Wednesday, October 10, 2007

The fundamentally positive view of libertarians

Watching the debate tonight, it struck me (as it has many other libertarians over the years) how fundamentally pessimistic a view both Progressives and Conservatives take of human nature. Libertarians, on the other hand, seem to have a fundementally optimistic view of human nature.

Put simply, the reason why libertarians have such faith in markets (both in the sense of traditionally defined markets, and the analogous markets that arise with liberal personal freedoms) is that they trust individual people to do the right thing more often than not.

Progressives and Conservatives on the other hand often claim to have trust in people to do the right thing. In practice, however, they don't trust people to do what is right, since they fundamentally believe people should be required to act in a way that the leading Progressive or Conservative of the moment thinks is right.

The knock on libertarians, of course, is usually that libertarianism amounts to nothing more than selfish arrogance. To an extent, of course, it is true that libertarianism justifies selfishness;however, the libertarian definition of selfishness is very different from the more popular understanding of the word, since libertarianism rests on the premise of doing no harm to others. There is of course, nothing arrogant about permitting other people to live their lives as they wish. Moreover, libertarianism fundamentally trusts that individuals will frequently act in a selfless manner on their own; the areas in which they act selflessly will, according to market principles, be the areas in which the greatest demand for selfless action exists.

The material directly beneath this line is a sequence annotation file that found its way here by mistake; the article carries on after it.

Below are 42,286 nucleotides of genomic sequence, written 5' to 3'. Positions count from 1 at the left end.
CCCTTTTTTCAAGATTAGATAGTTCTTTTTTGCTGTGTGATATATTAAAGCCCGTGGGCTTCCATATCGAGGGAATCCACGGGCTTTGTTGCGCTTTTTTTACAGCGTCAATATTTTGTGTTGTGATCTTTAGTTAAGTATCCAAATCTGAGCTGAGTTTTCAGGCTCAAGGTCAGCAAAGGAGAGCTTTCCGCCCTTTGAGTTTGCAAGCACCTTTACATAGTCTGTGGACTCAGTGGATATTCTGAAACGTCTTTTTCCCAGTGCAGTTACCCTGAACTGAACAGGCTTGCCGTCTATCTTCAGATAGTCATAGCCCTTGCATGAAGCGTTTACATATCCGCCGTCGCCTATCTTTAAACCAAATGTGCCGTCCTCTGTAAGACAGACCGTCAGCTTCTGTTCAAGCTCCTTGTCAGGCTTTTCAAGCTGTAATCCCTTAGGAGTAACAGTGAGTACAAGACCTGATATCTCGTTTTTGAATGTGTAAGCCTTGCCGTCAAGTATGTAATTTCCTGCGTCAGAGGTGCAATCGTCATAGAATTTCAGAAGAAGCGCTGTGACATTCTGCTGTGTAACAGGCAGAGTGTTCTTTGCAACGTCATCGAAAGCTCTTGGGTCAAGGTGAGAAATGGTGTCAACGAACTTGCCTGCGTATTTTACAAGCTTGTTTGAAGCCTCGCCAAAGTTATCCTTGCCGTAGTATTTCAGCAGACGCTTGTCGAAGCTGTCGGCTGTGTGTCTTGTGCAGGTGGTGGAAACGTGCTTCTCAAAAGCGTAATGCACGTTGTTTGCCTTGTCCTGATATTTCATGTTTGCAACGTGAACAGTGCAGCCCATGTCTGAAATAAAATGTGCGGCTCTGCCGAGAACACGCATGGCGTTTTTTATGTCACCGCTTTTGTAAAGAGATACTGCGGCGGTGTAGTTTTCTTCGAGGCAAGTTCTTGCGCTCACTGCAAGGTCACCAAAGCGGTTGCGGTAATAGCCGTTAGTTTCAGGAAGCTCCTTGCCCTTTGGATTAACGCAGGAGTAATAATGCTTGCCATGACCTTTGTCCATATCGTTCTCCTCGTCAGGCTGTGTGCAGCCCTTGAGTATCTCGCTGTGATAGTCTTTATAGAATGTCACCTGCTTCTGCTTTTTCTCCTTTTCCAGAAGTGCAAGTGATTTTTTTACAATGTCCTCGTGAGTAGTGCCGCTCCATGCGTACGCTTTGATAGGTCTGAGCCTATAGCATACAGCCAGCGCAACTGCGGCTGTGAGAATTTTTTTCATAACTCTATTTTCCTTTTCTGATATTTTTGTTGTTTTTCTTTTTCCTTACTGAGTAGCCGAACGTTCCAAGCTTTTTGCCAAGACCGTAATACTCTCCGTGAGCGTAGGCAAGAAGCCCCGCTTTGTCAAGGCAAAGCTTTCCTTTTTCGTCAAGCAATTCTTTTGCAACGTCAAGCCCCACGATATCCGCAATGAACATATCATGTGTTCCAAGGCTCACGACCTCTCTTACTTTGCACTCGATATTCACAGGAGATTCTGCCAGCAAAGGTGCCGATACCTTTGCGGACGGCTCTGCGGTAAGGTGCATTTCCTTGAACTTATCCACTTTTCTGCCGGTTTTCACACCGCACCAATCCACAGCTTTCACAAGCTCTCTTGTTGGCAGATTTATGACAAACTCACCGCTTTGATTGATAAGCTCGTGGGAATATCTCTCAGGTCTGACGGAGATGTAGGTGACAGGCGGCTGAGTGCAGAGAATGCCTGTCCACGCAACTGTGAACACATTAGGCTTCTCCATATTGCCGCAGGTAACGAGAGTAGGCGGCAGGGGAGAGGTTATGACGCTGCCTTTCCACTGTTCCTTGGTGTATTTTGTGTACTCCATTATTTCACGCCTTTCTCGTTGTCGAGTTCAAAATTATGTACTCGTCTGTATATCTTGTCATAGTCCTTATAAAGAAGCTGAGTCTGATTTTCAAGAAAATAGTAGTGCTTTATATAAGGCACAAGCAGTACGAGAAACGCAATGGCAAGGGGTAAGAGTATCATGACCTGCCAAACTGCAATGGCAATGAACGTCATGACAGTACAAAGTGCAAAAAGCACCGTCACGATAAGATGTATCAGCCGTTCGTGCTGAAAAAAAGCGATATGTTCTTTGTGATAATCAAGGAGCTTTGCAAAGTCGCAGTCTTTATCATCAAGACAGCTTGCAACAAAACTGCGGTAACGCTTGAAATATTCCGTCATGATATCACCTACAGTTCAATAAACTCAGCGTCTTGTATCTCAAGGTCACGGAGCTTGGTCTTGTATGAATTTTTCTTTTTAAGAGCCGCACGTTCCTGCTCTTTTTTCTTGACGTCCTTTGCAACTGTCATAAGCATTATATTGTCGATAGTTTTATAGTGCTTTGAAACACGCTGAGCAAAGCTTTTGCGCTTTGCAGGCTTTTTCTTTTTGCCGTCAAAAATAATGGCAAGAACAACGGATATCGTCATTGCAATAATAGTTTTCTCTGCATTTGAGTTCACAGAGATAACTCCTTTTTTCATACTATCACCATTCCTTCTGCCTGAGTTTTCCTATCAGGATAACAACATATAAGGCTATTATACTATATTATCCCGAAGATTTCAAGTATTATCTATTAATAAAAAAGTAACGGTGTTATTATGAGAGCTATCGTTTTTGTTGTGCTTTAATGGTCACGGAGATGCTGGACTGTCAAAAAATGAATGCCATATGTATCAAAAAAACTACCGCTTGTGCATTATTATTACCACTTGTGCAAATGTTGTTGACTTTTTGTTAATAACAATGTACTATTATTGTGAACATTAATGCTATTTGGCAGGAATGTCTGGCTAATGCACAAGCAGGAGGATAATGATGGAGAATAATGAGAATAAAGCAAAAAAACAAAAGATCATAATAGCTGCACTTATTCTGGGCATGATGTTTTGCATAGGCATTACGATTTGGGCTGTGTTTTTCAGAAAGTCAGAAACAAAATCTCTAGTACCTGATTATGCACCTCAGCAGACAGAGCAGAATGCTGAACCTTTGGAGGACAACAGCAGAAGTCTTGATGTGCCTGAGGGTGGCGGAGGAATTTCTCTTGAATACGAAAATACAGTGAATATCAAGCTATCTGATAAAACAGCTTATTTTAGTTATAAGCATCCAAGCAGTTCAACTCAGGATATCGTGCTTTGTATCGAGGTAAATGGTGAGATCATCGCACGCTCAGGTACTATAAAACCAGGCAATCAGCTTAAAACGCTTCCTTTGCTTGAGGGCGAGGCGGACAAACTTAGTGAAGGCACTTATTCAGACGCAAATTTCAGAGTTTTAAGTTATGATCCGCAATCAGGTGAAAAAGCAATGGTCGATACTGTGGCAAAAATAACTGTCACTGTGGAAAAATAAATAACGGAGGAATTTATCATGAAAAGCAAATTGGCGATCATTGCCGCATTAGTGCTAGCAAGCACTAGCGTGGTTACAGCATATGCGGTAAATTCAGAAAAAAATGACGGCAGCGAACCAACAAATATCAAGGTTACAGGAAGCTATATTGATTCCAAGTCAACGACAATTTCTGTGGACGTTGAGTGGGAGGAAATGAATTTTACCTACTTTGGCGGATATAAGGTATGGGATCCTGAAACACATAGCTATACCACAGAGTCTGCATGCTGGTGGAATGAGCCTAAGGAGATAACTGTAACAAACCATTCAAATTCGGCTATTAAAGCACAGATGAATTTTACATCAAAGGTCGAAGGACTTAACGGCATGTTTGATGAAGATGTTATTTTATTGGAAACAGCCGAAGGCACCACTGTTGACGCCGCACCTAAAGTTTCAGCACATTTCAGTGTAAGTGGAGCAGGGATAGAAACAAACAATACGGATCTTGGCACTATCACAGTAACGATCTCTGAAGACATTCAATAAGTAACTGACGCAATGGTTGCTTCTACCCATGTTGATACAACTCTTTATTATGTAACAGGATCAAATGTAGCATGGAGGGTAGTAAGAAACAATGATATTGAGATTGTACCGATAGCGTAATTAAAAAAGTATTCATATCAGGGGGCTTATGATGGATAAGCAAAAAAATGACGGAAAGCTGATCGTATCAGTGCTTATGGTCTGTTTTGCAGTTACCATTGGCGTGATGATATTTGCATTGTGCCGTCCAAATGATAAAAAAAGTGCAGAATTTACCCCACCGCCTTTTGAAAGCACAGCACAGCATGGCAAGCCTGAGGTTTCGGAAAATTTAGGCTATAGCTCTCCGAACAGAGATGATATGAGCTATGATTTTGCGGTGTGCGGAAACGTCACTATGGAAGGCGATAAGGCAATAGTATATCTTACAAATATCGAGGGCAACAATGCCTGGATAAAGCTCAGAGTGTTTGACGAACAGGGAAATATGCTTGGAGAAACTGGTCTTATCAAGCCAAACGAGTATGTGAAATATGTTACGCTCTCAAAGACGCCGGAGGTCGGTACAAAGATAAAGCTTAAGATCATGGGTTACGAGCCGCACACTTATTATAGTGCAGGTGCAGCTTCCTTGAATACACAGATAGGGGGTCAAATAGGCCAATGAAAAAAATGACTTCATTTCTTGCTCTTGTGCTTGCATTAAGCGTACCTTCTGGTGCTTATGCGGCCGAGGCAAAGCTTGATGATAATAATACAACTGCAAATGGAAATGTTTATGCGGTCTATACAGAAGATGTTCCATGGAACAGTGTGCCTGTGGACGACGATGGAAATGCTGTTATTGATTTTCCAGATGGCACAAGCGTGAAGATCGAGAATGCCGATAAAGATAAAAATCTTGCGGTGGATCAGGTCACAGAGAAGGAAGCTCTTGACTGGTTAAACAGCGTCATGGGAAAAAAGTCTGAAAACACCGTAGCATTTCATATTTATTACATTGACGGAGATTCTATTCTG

If you ask me, then, it is far more arrogant and selfish to attempt to impose one set of priorities for selfless action on the rest of the population, believing that your one set of priorities should take precedence over any other possible set of priorities a taxpayer may have.

The hypothetical I like to use is that of the Bill and Melinda Gates Foundation. In this hypothetical, Bill and Melinda earn $10 billion one year, pre-tax. They then give $9.99 billion to the Foundation, which promptly disburses the money to various worthwhile causes and individuals throughout the world, and particularly in the Third World. As a result of this donation, the Gates' owe far more money in taxes than they actually kept after their donations. My question to both Progressives and Conservatives then becomes: is the government in this situation justified in throwing them into prison for tax evasion? Why or why not?

I know the above hypothetical is rather unrealistic; however, it is theoretically possible, and it is intended to be extreme so as to drive my point home more clearly.